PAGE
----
There’s a ‘madness’ in children’s media…..
You will hopefully have seen Francesca’s biog (see the post before this). Here’s her first blog for the CMC 2011.
This is for all content makers across all genres and platforms, as well as advertisers. Francesca says children’s media is riddled with a type of ‘madness.’ Are you guilty of it?
Francesca’s professional interest and passion is the relationship between girls’ identity and the media. Here she explains why, and just what this madness is.
I wouldn’t like to start my first blog with a rant about girls’ representation in the media, but this is something I can’t avoid doing: I am hoping that by reading this you‘ll be able to understand why I feel so passionately about this topic.
The last twenty years have seen the debate around girls’ representation in the media (with so-called “sexualisation” on top of the list) receiving growing attention, with a plethora of books published addressing the problem of increased pressure on girls – as young as primary school – to fit into stereotypical and limited views of femininity.
In TV programs and adverts, girls are not only ridiculously underrepresented – the current ratio is about 3 to 1 in PG rated movies and TV programs, but in some cartoons it can reach 10 to 1- but they are also misrepresented: they are fashion, shopping or make-up addicts and most times they are looking for a boyfriend. The landscape for boys is not much broader: the model of “hegemonic masculinity” (power & violence, geniuses & heroes) is still evident in most programs and adverts I watch with my eight years old son.
I sadly realised why the majority of girls in my pilot study (7-8 years old) already have concerns about their bodies and look up to celebrities to re-define themselves in terms of outer beauty: they are simply responding to the monotonic flow of images currently populating the media, they‘ve already begun the process of “objectifying” their body – seeing themselves as an object to be looked at.
I looked up the research done so far. The main question was: “Why are so many 7-8-year-old girls concerned about their weight and their look?”
My first self-conscious feeling related to beauty started when I was about 13, although I cannot remember any negative feeling or real preoccupation until when I was about 14, right at the beginning of my puberty. So, now girls talk about watching their weight or “having the right body” (and about sexiness, beauty and dieting…) well before their bodies even started to change! Psychologists have confirmed how this preoccupation influences the way they see themselves and the way they interact with the world. Moreover, a lazy and highly “gender segregated approach” currently adopted by marketers is pushing girls and boys into prefabricated boxes of “what is good for girls” and “what is good for boys” (toys’ industry firstly – however, we all know how vital is their advertising for children’ channels, so this approach translates into fewer options for children in term of programs).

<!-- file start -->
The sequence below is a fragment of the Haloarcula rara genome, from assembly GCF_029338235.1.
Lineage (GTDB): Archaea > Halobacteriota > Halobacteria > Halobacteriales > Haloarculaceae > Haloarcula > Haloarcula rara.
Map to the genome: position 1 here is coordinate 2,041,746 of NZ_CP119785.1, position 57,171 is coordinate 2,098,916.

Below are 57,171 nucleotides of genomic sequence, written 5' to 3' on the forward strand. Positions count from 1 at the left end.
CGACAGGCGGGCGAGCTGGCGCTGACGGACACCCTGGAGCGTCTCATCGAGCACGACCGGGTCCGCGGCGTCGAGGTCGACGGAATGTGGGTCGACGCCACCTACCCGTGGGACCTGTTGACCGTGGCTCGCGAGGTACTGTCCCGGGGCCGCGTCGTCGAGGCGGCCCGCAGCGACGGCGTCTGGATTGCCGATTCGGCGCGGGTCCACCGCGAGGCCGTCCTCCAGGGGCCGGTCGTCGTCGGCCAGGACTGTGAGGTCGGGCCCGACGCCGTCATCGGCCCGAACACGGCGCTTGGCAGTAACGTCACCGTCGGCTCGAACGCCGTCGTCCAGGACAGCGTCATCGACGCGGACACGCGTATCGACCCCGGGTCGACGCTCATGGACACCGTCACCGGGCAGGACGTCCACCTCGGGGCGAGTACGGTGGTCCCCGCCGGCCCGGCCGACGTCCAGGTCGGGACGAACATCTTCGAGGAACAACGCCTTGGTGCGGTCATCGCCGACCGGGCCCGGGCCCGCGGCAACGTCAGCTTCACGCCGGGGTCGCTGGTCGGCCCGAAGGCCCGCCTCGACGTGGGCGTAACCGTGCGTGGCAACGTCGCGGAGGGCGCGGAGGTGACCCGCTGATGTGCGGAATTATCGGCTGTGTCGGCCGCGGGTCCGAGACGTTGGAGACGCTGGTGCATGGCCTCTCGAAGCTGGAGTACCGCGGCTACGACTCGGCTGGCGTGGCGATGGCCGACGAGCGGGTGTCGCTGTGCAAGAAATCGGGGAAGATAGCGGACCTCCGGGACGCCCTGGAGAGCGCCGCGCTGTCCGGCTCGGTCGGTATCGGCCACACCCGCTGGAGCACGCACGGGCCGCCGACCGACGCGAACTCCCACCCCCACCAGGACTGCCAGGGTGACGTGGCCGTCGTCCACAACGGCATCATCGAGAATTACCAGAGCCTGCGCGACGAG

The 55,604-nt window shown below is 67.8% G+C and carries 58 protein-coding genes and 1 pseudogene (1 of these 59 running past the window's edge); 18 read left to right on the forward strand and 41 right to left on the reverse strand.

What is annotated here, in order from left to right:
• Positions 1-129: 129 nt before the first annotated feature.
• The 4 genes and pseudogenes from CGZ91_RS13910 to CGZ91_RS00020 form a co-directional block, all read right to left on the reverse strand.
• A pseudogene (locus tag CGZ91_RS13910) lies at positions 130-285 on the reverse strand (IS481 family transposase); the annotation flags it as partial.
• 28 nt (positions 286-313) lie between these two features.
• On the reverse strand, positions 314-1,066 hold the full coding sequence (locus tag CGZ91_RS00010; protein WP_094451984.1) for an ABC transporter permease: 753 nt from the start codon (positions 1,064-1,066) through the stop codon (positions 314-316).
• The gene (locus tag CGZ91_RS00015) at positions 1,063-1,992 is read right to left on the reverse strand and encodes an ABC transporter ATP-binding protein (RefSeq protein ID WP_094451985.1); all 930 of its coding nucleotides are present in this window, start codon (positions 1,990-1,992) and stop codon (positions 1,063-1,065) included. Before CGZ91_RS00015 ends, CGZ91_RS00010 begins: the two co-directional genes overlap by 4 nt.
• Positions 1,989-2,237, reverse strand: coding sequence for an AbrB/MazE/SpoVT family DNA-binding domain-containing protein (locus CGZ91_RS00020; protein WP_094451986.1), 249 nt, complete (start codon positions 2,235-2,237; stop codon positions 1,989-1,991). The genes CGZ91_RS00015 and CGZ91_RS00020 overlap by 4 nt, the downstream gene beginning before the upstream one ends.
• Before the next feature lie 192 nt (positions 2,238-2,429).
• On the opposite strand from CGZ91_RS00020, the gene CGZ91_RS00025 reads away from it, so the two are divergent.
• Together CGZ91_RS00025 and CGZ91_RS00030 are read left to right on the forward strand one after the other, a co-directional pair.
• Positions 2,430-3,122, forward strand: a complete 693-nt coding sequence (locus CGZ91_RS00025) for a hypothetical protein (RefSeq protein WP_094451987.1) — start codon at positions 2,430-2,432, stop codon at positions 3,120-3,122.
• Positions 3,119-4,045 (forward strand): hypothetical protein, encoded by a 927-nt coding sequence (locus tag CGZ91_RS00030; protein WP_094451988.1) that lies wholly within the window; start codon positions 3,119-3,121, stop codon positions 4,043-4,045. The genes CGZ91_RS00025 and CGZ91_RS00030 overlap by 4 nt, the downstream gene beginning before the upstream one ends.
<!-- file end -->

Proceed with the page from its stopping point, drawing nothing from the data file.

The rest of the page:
As a result both boys and girls are constantly restricted to act in a certain way, liking particular toys and activities (pets, make-up, fashion and beauty items) and avoid perhaps what they consider not appropriate for their gender. Of course, I agree that parents remain the primary reference point at this stage: their behaviour is still mostly based on imitating how their parents act. On the other hand, let’s not forget that the media are a constant and powerful presence in their life: the images they see will increasingly form an idea in their mind of how the world works, what are the important things in life – and this is especially true where parents communication is lacking – children will start to model their behaviours and motivations on the base of what they see happening through the media.
I keep reading testimonials and watch videos of very young girls obsessing over their look and I can’t help biting my lips, thinking “what a waste of energy!” The other week my son (8) decided to drop out of his gymnastic class as he was the only boy (except from one much younger) saying he was feeling out of place! He’s also the only boy in the choir at school, the other three boys who were with him in the previous year decided the choir was too “girly” for them!
Do we really want a world so neatly divided into “what’s for boy” and “what’s for girl”?
In my opinion this is madness…BUT this doesn’t have to be a rant, because there are ways to transform feelings of repression, anger, frustration into positive action. I can already see ways in which children’s program producers can fight back: just finishing reading “Screening gender on Children’s Television” by Prof. Dafna Lemish, which I highly recommend for anyone working in or engaged with the children media industry. What I learn from this book is that the world is full of incredibly talented media producers and coordinators who care about children’s wellbeing: these professionals, I was surprised in discovering that two third of them are actually women, are not insensitive to the present concern about gender inequality and stereotyping; these are innovative and creative people who struggle to cope in a world so highly motivated by profit, who are often caught up in the financial compromise which necessarily guide children channels’ choice about programming. They understand that children are the future and that the issues at stake are just too pressing to be ignored. I can’t help thinking that as long as these people exist, the future of children’s media CAN consciously take a more ethical turn towards these issues.
At this conference I’m hoping to meet many of you, learn more about the world of children’s media and its dynamics, and attempt to stimulate and engage in a lively discussion about ways to correct – or at least improve – this demeaning, restricting, and unbalanced approach which is affecting children.
Looking forward to meeting you all very soon!